Improving Cultural Competence – NCBI Bookshelf

Improving Cultural Competence – NCBI Bookshelf

Excerpt

The development of culturally-responsive clinical skills is vital to the effectiveness of behavioral health services. According to the U. S. Department of Health and Human Services (HHS), cultural competence “refers to the ability to honor and respect the beliefs, languages, interpersonal styles, and behaviors of individuals and families receiving services, as well as staff members who are providing such services. Cultural competence is a dynamic, ongoing developmental process that requires a long-term commitment and is achieved over time” (HHS 2003a, p. 12). It has also been called “a set of behaviors, attitudes, and policies that … enable a system, agency, or group of professionals to work effectively in cross-cultural situations” (Cross et al. 1989, p. 13).

This Treatment Improvement Protocol (TIP) uses Sue’s (2001) multidimensional model for developing cultural competence. Adapted to address cultural competence across behavioral health settings, this model serves as a framework for targeting three organizational levels of treatment: individual counselor and staff, clinical and programmatic, and organizational and administrative. The chapters target specific racial, ethnic, and cultural considerations along with the core elements of cultural competence highlighted in the model. These core elements include cultural awareness, general cultural knowledge, cultural knowledge of behavioral health, and cultural skill development. The primary objective of this TIP is to assist readers in understanding the role of culture in the delivery of behavioral health services (both generally and with reference to specific cultural groups). This TIP is organized into six chapters and begins with an introduction to cultural competence. The following subheadings provide a summary of each chapter and an overview of this publication.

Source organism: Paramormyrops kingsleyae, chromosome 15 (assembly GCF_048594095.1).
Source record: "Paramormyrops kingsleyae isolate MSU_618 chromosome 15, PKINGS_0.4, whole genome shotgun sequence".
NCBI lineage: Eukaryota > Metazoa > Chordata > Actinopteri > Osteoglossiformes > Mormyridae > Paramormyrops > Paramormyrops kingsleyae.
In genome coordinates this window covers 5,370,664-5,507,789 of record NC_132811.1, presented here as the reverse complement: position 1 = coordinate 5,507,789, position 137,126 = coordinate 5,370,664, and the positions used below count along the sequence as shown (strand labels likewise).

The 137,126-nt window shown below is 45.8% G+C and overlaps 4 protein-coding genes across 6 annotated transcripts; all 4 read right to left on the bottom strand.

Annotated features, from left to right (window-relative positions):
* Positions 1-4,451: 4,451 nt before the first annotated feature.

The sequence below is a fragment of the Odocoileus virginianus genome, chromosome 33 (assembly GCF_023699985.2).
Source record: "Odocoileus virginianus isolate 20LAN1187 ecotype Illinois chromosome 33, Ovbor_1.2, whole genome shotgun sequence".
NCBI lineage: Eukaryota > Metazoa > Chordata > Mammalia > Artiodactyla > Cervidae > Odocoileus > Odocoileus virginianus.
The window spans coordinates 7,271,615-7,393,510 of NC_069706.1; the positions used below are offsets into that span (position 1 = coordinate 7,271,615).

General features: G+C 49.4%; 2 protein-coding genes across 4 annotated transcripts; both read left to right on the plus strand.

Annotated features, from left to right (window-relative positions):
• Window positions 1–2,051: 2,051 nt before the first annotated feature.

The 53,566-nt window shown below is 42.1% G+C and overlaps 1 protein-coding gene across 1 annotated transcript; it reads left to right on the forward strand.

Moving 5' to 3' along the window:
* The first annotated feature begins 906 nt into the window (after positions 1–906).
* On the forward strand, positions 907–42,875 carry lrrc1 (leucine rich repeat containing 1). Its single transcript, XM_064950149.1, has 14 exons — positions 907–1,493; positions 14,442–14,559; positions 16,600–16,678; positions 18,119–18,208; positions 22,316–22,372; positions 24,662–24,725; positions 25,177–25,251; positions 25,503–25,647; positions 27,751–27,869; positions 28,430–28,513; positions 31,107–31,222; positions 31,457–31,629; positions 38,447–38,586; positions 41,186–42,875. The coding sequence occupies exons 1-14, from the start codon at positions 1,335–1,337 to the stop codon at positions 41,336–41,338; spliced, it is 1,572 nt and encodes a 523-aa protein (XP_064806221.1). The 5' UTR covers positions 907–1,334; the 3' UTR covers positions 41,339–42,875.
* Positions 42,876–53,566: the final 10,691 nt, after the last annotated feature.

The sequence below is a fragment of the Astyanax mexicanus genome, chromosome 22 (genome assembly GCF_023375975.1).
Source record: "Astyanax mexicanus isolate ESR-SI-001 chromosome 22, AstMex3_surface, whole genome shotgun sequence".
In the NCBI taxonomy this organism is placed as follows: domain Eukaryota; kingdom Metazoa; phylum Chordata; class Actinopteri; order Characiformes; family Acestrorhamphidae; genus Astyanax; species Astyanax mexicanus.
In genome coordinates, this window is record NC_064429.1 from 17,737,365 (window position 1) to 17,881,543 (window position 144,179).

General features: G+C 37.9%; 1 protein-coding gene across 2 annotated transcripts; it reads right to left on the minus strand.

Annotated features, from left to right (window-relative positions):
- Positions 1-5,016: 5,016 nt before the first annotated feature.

Sections

Joseph P. Gone on Cultural Competence

“We are all embedded in cultural processes and practices… we have a lot of assumptions and orientations that are cultural themselves these are not always shared with the people we work with.”

Joseph P. Gone, PhD, Associate Professor of Psychology (Clinical Area) and American Culture (Native American Studies) at the University of Michigan in Ann Arbor talks about cultural competence: what is it, what is the relationship between evidence-based practice and cultural competence and how does cultural competence relate to mental health care and mental health care for Indigenous populations in particular?

For more information on Dr. Gone, please visit his website www.gonetowar.com

New Cultural Competence Guidelines for Child and Adolescent Psychiatry

The American Academy of Child and Adolescent Psychiatry (AACAP) Diversity and Culture Committee has developed practice parameters for cultural competence in child and adolescent psychiatric practice. The guidelines are based on an extensive literature review and expert consensus and include the following principles:

  1. Clinicians should identify and address barriers (economic, geographic, insurance, cultural beliefs, stigma, etc.) that may prevent culturally diverse children and their families from obtaining mental health services.